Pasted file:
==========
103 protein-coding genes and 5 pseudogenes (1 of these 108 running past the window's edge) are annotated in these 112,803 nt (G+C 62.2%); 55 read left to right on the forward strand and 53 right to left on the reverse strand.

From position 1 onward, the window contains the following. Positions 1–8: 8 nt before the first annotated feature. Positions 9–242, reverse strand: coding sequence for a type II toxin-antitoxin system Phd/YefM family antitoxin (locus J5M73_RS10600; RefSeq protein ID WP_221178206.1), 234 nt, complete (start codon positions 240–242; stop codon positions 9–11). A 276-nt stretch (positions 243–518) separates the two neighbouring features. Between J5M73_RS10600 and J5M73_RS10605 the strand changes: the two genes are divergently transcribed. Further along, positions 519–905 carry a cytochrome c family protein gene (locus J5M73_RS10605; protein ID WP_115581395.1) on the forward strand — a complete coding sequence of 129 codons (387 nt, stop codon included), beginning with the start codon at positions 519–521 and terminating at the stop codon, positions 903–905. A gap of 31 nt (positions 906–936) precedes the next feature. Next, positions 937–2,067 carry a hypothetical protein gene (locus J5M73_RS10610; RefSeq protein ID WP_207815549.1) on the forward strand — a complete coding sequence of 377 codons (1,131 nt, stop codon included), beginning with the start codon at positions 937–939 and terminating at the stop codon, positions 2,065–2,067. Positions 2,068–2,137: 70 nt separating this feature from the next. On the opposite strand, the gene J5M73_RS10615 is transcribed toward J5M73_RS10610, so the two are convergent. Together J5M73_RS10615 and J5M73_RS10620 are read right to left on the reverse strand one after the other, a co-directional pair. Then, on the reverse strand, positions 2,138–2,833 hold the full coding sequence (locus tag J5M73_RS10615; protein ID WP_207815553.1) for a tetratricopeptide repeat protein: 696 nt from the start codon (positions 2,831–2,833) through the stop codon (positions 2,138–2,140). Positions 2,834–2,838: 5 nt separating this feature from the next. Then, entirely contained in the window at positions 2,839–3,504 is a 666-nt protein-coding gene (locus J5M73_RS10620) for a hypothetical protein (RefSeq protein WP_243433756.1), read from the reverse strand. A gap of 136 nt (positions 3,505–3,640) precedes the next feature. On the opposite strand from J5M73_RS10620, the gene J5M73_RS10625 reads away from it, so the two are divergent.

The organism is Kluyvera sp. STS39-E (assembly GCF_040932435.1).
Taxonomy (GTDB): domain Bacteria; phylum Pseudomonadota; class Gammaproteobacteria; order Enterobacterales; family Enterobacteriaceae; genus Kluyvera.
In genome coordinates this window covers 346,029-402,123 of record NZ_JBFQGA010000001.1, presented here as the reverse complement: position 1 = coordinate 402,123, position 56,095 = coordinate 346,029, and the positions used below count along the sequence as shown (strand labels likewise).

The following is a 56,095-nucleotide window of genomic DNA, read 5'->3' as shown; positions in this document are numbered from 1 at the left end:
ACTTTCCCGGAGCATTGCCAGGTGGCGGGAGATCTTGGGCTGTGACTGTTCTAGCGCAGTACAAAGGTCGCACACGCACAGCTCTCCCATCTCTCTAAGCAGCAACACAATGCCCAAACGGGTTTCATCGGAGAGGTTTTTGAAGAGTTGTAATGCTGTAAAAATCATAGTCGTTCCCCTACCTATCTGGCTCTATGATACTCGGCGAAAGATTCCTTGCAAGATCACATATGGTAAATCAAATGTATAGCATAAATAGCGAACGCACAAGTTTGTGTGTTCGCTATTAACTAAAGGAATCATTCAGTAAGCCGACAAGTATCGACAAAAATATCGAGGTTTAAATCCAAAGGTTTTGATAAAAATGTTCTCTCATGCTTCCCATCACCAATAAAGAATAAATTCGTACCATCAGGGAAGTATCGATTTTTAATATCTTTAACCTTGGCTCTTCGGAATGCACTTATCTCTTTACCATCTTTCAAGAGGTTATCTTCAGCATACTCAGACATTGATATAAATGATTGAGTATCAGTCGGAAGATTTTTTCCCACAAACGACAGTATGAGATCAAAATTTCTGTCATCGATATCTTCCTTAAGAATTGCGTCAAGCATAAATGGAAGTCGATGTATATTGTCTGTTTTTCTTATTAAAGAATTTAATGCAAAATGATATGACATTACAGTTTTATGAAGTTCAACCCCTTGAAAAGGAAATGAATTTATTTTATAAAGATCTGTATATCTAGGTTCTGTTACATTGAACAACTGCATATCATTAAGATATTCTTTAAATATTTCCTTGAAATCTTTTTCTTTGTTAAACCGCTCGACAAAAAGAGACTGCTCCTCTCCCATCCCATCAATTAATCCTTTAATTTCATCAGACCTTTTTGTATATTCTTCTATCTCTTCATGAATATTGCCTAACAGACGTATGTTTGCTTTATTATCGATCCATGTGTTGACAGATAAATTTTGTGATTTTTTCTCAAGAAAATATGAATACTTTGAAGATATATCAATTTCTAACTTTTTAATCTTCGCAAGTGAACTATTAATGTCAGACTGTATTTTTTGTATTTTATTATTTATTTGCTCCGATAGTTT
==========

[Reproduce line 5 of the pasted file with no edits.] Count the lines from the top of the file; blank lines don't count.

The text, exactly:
In genome coordinates this window covers 346,029-402,123 of record NZ_JBFQGA010000001.1, presented here as the reverse complement: position 1 = coordinate 402,123, position 56,095 = coordinate 346,029, and the positions used below count along the sequence as shown (strand labels likewise).